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Abstract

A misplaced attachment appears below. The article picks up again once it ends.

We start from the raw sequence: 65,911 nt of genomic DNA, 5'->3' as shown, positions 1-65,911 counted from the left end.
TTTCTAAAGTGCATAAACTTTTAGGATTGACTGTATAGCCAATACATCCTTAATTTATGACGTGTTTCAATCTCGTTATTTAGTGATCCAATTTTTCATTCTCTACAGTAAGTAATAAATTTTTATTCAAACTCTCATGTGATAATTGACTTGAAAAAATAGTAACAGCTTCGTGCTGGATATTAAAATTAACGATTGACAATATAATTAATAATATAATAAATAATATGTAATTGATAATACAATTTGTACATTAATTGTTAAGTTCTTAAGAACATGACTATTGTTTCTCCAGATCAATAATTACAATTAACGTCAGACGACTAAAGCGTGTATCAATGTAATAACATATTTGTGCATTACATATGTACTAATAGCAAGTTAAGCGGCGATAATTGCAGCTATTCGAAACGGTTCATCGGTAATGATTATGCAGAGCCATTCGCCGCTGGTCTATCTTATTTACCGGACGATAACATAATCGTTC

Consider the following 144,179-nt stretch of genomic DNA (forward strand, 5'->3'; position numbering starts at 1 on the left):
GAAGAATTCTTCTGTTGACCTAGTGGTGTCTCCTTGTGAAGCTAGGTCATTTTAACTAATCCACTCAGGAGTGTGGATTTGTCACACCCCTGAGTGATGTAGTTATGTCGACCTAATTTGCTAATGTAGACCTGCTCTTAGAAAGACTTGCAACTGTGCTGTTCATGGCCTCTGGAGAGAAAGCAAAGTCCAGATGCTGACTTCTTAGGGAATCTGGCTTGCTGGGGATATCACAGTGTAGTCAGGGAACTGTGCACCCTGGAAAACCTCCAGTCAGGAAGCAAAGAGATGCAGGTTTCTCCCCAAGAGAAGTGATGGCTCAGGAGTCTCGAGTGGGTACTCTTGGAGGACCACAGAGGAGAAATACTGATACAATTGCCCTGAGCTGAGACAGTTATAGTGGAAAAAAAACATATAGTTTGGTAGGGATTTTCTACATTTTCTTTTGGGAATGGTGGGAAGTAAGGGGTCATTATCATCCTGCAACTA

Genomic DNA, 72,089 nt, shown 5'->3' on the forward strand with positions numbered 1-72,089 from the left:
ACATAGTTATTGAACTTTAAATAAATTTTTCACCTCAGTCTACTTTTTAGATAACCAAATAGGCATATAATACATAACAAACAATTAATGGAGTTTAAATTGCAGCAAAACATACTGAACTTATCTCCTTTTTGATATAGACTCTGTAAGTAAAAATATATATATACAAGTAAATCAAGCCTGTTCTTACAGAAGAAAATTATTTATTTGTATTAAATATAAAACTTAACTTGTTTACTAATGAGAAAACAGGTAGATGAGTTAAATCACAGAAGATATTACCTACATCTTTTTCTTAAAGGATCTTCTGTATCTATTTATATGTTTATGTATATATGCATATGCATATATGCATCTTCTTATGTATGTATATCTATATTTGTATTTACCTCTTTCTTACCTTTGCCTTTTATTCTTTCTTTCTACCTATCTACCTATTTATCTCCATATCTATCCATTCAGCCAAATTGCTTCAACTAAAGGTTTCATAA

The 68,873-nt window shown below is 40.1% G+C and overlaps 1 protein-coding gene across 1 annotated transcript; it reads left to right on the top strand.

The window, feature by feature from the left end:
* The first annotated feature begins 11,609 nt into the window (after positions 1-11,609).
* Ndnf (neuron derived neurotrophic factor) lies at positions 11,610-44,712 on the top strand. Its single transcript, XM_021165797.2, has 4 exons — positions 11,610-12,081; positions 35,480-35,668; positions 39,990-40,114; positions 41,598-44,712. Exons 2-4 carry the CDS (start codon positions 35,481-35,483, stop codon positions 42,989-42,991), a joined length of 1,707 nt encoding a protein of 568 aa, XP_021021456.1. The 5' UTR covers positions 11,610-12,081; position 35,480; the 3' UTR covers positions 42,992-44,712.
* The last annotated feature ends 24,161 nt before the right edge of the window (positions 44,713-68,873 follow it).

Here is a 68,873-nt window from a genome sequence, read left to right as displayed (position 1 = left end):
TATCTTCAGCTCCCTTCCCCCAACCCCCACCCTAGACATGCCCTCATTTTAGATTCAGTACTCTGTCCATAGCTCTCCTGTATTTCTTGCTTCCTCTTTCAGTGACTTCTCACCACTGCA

The positions and strategies of Russia in the international climate negotiations are examined. The shift towards a more integrated negotiation strategy and its use of rhetoric at the Copenhagen meeting reflected both a change in Russia’s domestic elite and its bureaucratic politics, and a desire to appear to be a responsible global power. However, climate change is still an issue of only limited public salience, which allows Russia some leeway in formulating its negotiating positions. Indeed, Russia is still unpredictable in the negotiations and its primary concern remains advancing unconstrained economic growth. Russia’s recent decision to abandon, along with Canada and Japan, the ‘Kyoto-2’ track of negotiations shows that its role in future climate negotiations depends on broadening developing country participation and the positions of the members of the Umbrella Group (most notably, the US) and China. The analysis thus lends support to negotiation theories that emphasize the two-level interplay between international and domestic politics and the relevance of contingent strategies and coalitions in shaping policy options.

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